Beware: Your Reputation Proceeds You

Your reputation is your best selling point unless it is damaged in which case it may cost you dearly.

Recently we spoke to an individual in regards to a position within our fair company.  We did the usual due diligence we go through for all prospective hires:

  • Background Check (Criminal, Credit)
  • Reference Check
  • Resume Verification

All came out good and we proceeded to make an offer to said individual.

This seems like an acceptable hiring practice as, after all, we are a consulting company in the Risk and Security space. However we typically take it one step further.  We see if any of our partners, competitors and employees knows of the individual.  Let’s be honest, we are in a very niche space within the IT field and most people in the space for longer than 2 years have bumped into us through the six degrees of separation method.

In fact we blogged once before about a similar experience HERE.

Well, much to our surprise, beyond our traditional checks, we received some pretty horrific references from an employee, a partner and a competitor with the first two being the most damaging.  When we confronted the prospective employee we asked for additional feedback and references that he could provide to help assuage the solicited negative reviews we received.  After an agreement to do so the prospective employee backed out of the process all together (a wise move in light of the allegations).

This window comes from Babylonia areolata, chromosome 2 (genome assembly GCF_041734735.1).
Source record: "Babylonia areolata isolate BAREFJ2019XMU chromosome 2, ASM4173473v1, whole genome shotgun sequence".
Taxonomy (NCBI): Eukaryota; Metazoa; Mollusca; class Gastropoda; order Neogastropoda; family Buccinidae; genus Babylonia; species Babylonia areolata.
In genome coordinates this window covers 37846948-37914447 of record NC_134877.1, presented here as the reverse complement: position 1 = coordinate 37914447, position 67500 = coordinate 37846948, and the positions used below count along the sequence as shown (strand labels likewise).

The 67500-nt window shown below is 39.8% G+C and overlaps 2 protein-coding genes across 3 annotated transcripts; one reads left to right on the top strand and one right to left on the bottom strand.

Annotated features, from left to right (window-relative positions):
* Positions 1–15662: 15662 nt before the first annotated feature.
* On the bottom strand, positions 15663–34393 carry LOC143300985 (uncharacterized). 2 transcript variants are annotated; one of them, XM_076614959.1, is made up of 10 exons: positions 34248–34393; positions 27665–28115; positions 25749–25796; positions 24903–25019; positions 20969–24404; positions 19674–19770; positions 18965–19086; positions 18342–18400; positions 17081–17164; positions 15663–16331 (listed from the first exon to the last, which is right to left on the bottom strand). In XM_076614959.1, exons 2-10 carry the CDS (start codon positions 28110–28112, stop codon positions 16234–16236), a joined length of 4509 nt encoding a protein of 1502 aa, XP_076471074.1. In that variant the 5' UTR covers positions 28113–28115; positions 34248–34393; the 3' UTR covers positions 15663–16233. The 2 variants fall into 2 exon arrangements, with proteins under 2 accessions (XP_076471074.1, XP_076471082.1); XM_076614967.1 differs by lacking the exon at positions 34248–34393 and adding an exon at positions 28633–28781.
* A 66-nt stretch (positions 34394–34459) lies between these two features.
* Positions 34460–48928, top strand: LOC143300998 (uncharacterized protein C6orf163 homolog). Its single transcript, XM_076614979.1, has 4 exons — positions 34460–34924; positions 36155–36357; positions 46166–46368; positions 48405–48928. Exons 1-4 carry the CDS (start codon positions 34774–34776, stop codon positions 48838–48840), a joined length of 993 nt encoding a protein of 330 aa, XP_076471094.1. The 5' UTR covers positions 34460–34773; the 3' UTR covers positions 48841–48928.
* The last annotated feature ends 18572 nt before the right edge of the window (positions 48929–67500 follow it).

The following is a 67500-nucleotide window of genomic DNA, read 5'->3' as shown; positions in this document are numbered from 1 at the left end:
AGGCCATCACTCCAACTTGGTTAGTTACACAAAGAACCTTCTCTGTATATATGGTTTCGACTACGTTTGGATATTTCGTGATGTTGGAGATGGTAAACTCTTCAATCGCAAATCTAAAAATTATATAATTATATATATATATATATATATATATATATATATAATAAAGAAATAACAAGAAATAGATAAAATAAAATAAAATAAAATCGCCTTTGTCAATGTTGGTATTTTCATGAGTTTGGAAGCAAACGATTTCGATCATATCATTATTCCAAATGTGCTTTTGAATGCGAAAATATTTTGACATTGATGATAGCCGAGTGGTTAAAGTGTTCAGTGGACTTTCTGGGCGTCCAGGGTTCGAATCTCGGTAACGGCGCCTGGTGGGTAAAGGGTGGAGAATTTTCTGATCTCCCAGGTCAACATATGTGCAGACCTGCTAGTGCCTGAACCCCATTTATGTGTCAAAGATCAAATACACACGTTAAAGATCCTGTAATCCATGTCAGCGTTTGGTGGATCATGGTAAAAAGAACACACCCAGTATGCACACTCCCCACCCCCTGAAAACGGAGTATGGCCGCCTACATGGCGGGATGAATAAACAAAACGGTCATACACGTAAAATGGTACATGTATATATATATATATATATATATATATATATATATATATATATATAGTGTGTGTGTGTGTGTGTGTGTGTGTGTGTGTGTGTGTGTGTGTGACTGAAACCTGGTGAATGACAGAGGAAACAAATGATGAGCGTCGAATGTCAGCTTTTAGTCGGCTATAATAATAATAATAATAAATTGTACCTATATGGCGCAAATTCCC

As for the reason we have added this little nugget of wisdom to our background checking methods?  We got stung once many years ago by a fellow who decided to disappear midstream during a project.  This disappearance caused us severe heartburn, a potential project and a relationship with an existing partner.  When this fine fellow went to a few potential companies looking for work those companies did the same sort of check and after receiving our feedback passed on the individual.  In another case a company put an different individual on notice from day one because of such feedback (turns out they booted him after the same issues we had came to fruition).

For the Individual, the moral of this story is that in our niche, and many others, your reputation will follow you around for years and perhaps decades.  In the internet age (well, technically the web age) this has become even more public and longer lasting.  So be careful in how you deal with companies, people and customers as your past may end up haunting you for a good long time.

If you are a company there is yet another moral to this story, don’t rely on simple background checks.  They aren’t enough and in the Security space a trust issue can hurt your reputation and your bottom line.  We live the social network age.  Use it to your advantage when getting the scoop on prospective employees.